New York Disallows Certain Provisions in Settlements of Employee Discrimination and Harassment Claims

New York state has recently enacted a significant legal change impacting employers and settlement agreements. Bill S4516 amends the state’s General Obligations Law to impose restrictions on non-disclosure and non-disparagement provisions in settlement agreements involving claims of discrimination, harassment, or retaliation.

For employers, this new law brings about crucial changes in how settlement agreements are structured and enforced:

1. Restriction on Liquidated Damages:

Settlement agreements in claims involving sexual harassment or other forms of discrimination cannot include terms that require the complainant to pay liquidated damages if they violate a non-disclosure agreement.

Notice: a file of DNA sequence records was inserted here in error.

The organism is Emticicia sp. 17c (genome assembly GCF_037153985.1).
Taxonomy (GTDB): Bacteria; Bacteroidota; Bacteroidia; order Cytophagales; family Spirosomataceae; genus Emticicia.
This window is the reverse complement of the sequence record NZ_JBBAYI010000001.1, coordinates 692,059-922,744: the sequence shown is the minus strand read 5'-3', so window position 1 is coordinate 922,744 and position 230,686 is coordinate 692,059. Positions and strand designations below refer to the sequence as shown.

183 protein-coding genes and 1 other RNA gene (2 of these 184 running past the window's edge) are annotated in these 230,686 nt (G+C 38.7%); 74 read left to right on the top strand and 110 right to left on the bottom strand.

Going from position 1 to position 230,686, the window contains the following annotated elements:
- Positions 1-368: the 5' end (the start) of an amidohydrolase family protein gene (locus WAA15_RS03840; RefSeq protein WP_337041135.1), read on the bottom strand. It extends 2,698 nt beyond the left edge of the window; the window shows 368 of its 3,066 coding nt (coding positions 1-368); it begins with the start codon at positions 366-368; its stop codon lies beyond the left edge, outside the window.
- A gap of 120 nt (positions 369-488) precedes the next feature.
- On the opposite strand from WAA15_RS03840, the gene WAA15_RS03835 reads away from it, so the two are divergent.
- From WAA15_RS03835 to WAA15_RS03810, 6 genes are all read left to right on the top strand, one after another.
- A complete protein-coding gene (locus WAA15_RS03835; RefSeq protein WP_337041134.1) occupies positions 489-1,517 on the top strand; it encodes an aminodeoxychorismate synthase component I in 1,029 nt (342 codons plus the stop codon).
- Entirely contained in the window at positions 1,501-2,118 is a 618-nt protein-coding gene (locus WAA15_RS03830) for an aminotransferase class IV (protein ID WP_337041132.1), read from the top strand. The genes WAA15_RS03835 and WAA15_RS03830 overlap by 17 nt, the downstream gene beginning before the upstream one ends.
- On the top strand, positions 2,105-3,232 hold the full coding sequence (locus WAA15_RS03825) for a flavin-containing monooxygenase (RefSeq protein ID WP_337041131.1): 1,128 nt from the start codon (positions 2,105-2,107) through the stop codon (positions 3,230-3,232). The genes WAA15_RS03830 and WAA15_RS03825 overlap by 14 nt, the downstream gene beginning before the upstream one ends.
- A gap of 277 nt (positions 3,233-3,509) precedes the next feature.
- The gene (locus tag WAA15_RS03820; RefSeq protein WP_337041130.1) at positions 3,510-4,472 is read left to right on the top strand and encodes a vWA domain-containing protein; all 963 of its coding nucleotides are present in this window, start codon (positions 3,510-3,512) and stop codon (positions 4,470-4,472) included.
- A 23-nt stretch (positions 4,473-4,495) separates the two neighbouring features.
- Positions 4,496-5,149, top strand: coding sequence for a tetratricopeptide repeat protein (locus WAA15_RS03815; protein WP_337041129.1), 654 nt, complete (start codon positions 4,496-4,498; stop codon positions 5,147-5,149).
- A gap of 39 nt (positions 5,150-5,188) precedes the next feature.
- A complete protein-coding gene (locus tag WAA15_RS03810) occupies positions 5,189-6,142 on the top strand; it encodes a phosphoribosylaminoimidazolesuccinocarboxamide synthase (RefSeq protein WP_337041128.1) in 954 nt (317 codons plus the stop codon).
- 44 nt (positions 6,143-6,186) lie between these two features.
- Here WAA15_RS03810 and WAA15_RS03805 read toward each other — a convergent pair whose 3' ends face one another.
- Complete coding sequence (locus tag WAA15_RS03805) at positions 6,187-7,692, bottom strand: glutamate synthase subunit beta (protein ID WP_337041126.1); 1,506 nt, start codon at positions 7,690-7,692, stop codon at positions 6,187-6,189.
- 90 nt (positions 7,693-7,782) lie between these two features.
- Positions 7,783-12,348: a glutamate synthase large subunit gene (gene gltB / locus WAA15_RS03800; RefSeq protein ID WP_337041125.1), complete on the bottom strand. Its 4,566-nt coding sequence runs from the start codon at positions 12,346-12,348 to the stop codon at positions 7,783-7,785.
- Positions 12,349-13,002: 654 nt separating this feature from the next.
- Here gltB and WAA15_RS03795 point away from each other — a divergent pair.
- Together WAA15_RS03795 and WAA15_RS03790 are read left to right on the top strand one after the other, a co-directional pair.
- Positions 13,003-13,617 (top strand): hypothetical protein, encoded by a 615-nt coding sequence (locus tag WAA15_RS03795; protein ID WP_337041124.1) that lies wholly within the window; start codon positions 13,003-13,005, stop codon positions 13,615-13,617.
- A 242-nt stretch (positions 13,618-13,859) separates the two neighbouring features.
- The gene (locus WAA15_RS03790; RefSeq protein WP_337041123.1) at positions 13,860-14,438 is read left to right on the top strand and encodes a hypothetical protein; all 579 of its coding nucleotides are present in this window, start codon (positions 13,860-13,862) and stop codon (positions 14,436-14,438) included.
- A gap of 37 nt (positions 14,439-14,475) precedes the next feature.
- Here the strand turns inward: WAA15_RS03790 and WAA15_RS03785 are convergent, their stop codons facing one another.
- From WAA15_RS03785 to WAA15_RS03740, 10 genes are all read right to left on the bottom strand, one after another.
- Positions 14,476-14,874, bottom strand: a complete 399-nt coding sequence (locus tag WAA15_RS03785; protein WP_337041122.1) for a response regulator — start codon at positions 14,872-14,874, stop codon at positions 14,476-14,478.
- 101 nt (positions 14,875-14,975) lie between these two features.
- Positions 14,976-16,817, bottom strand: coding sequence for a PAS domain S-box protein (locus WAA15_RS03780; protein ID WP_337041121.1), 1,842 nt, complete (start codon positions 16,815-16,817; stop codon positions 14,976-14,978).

2. Protection for Complainants

The law aims to protect individuals from financial penalties for disclosing their experiences of harassment or discrimination. Employers cannot include provisions in settlement agreements that financially penalize complainants for breaching non-disclosure terms.

3. Prohibition of Certain Terms

The law bars employers from requiring complainants to forfeit any part of the settlement or to sign statements negating their experiences of discrimination or retaliation in the event of violating non-disclosure provisions.

The law is effective immediately.